WUFT News

Florida citrus crops drop

By on February 7th, 2013

A drop in Florida citrus crops could raise citrus prices, which would affect growers and consumers.

The U.S. Department of Agriculture said the 2013 Florida citrus crops will drop at least 5 percent. For Florida, the main producer of citrus in the nation, this could pose a problem. But Thomas Spreen, University of Florida Professor Emeritus of Food and Resource Economics, said consumers don’t have to worry yet.

The crop forecast, which was released in October, predicted 156 million boxes of fruit, Spreen said. Although the number sounds high, it is less fruit than in the past.

The drop in citrus crops could be related to a disease known as Citrus Greening. Greening is when the trees tend to drop the fruit more quickly, Spreen said, and it is now more widespread within the state.

Other factors that could have attributed to the fruit dropping too soon are citrus canker and Florida’s  recent winter being very warm and dry, Spreen said.

UF, the USDA and citrus growers have been investing time and money to come up with various solutions to fight Greening. Spreen said UF has a “very aggressive” research program, which has proposed solutions that range from a disease-resistant, genetically modified tree, to killing the insects that spread disease and an antibiotic solution for the trees that would kill bacteria.

While this drop would cause consumers to pay more for citrus crops, growers would actually benefit from a smaller crop because prices rise in response.

Spreen doesn’t think prices will rise from what they have been.

“We might have seen somewhat of a price decline had a larger crop been produced,” he said.

Rebekah Geier wrote this story online.


This entry was posted in Florida and tagged , , , , , , , , , . Bookmark the permalink.
 

More Stories in Florida

photo

‘Pot Predicament’ Forum Fuels Amendment 2 Debate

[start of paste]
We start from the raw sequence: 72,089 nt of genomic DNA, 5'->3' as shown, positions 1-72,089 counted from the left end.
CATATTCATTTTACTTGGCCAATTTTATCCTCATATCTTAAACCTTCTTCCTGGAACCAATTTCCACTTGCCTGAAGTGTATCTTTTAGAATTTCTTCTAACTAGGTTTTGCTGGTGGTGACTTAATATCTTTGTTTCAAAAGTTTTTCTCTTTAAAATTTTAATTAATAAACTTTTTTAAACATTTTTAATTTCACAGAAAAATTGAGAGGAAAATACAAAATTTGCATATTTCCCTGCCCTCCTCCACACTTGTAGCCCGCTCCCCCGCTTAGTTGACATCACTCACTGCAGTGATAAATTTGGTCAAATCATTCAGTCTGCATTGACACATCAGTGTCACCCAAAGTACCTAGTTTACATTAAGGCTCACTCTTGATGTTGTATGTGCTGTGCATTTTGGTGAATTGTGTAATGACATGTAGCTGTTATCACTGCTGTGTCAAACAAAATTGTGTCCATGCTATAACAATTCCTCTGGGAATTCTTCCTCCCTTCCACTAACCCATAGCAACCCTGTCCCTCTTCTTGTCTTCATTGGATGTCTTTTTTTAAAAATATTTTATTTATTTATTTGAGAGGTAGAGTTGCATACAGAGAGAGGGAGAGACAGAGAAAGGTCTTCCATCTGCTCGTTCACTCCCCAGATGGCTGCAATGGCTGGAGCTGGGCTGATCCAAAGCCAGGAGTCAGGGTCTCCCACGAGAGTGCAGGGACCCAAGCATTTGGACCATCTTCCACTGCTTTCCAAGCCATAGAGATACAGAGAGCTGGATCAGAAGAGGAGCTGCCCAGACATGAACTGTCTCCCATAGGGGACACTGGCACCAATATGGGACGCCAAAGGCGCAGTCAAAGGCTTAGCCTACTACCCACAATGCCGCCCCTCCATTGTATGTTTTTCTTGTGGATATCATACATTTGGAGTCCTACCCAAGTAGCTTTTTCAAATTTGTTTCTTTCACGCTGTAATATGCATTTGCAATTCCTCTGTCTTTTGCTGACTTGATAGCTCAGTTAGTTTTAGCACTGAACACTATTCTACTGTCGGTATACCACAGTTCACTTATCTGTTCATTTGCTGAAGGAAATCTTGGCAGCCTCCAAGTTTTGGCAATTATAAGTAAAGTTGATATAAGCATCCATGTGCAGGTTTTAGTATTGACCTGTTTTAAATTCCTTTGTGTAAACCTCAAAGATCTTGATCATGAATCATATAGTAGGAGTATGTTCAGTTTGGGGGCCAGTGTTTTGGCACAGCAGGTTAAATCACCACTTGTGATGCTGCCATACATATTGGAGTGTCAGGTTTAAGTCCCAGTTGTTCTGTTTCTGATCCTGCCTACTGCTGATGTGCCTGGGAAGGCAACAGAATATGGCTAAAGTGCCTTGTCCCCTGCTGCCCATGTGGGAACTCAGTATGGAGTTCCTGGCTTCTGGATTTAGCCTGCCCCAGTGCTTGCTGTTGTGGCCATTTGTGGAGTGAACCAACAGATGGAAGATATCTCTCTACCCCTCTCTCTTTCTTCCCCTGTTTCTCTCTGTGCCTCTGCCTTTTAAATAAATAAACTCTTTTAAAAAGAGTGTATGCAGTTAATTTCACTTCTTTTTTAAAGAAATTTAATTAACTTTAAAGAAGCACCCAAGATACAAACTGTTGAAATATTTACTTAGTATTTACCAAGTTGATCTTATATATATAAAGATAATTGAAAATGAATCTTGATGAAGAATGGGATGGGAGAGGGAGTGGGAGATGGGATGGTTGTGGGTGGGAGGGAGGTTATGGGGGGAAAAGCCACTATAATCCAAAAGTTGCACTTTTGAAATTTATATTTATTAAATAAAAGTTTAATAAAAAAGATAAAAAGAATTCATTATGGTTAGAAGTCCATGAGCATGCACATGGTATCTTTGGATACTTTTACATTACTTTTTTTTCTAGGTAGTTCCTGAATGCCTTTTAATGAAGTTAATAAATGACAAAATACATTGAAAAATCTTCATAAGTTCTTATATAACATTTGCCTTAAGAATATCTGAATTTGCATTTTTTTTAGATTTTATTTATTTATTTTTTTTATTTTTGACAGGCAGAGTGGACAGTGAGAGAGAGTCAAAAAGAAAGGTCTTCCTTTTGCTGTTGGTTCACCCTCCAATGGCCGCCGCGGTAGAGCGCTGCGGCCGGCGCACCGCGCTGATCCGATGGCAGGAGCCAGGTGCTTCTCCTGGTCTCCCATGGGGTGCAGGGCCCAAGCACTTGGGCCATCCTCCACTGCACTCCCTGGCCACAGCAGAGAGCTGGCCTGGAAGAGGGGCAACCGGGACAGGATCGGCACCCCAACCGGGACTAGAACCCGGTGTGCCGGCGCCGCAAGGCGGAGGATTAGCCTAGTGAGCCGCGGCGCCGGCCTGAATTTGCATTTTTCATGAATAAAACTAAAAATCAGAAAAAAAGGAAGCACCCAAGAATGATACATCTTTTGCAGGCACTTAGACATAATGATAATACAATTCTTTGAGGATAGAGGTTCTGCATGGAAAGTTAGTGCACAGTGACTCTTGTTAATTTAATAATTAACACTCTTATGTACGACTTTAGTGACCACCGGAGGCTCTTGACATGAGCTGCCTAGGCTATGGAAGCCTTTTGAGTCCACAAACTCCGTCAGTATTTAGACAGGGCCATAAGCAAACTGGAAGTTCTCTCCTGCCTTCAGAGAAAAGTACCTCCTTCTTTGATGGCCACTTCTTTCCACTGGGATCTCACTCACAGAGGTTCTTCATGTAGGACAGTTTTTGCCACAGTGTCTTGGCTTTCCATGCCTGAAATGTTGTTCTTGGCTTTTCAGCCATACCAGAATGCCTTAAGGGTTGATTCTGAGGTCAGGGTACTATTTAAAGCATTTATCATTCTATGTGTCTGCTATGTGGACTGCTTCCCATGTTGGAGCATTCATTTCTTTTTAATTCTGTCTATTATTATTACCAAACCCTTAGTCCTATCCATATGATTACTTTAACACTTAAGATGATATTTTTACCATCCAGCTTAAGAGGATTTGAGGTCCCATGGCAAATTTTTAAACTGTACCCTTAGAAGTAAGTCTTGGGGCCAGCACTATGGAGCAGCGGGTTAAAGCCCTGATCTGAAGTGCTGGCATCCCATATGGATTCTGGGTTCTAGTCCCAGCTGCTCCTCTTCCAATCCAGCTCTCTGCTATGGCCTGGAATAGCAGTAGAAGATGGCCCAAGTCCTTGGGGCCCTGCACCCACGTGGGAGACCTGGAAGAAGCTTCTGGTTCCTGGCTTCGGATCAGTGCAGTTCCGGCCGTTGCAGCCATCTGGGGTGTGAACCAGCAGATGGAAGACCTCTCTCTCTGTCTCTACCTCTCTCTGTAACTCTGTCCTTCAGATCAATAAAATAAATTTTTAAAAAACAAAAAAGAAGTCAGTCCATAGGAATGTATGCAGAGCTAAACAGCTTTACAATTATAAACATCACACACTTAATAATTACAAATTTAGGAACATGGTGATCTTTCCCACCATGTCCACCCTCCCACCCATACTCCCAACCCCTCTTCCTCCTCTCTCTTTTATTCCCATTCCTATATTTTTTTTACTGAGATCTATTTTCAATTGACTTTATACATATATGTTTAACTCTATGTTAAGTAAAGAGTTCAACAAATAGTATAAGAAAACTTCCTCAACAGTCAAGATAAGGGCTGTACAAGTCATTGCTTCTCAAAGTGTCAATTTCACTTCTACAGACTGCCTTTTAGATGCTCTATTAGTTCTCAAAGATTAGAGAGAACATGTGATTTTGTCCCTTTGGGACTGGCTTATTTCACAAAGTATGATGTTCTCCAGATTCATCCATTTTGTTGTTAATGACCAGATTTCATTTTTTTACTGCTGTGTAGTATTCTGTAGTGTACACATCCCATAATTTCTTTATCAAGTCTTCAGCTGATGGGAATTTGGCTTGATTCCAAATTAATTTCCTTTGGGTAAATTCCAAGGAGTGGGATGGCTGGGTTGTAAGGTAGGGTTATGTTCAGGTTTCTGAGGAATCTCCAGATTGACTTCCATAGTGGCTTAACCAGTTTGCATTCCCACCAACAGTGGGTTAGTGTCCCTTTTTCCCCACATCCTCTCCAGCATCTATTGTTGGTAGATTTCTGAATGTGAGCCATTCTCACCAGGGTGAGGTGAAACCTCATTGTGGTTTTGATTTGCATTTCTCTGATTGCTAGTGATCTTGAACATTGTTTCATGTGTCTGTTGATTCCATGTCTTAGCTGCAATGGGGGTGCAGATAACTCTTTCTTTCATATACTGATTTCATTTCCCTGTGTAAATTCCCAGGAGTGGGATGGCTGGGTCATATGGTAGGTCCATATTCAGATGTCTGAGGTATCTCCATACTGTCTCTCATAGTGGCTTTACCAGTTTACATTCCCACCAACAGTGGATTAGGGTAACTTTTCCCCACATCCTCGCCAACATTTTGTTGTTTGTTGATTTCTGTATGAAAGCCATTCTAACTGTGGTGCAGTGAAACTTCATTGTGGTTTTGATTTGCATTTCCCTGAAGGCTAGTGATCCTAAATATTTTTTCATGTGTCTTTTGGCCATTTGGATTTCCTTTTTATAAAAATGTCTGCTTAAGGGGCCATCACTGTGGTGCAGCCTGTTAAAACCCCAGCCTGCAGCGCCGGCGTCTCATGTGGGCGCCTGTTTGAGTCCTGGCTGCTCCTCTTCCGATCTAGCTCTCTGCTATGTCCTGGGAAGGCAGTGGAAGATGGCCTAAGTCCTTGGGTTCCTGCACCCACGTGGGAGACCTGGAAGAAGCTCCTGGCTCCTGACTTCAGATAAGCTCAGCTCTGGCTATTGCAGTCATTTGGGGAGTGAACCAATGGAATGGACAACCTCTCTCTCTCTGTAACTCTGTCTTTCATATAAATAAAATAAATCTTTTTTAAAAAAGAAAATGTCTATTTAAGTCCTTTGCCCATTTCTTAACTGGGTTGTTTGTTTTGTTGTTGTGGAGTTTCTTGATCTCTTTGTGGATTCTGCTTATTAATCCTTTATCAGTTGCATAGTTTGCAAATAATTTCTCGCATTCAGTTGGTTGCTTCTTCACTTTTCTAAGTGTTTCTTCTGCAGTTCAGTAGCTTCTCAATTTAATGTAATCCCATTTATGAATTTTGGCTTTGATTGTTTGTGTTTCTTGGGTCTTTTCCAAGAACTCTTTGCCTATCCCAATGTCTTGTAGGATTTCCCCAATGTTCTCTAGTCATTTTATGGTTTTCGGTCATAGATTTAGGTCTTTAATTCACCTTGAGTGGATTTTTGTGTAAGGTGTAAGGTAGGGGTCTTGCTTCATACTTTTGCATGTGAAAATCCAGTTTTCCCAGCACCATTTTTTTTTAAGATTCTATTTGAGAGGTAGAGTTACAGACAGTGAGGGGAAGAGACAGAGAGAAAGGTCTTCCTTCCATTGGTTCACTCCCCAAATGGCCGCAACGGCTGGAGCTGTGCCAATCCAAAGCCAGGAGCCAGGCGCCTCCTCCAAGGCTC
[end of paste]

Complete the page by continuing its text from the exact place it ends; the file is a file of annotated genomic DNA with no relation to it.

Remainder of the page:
A panel of four met to discuss Amendment 2 and medical marijuana at a Tuesday night forum on the University of Florida Campus. Alachua County Sheriff Sadie Darnell and former Florida House Speaker John Mills dominated the forum as they debated each other about legislation language and the need for medical marijuana.


The Ocala City Council repealed the so-called "saggy pants" ordinance at Ocala City Hall on Tuesday evening. The ordinance banned saggy pants on city property.

Ocala City Council Repeals ‘Saggy Pants’ Ordinance

The Ocala City Council voted to repeal an ordinance banning saggy pants on city property. The controversial ordinance met with criticism from the NAACP.


City of Hampton Kicks Off New Era with First Election In About a Decade

The city of Hampton holds its first election in about 10 years today after state lawmakers give local leaders a second chance instead of dissolving the city. Citizens will vote to fill city council seats and approve charter amendments.


Marty Washington, 57, of Gainesville, Florida walks by the City of Waldo Police Department on Wednesday, September 3. Waldo is under investigation by the Florida Department of Law Enforcement after being accused of issuing illegal ticket quotas for officers.

Steve Maynard Named Waldo’s Interim Police Chief

The Alachua County Sherriff’s Office has named Acting Captain Steve Maynard as Waldo’s new interim police chief, after the previous chief was accused of enacting illegal ticket quotas.


National Report, a satirical website, published a story stating Williston had signed a deal to replace the local police department with a privatized force. According to the article, the new police force would be "trained, managed, and wholly operated by Walmart."

Spoof Website Turns Attention to Williston Police Department

National Report, a satirical news website, drew attention to the Williston Police Department after publishing an article about a deal made with Walmart to supply the town with a new, privatized police force. Williston PD pointed out the satirical nature of the story on Facebook.


Thank you for your support

WUFT depends on the support of our community — people like you — to help us continue to provide quality programming to North Central Florida.
Become a Sustainer
I want to support FM 89.1/NPR
I want to support Florida's 5/PBS
Donate a Vehicle
Day Sponsorship Payments
Underwriting Payments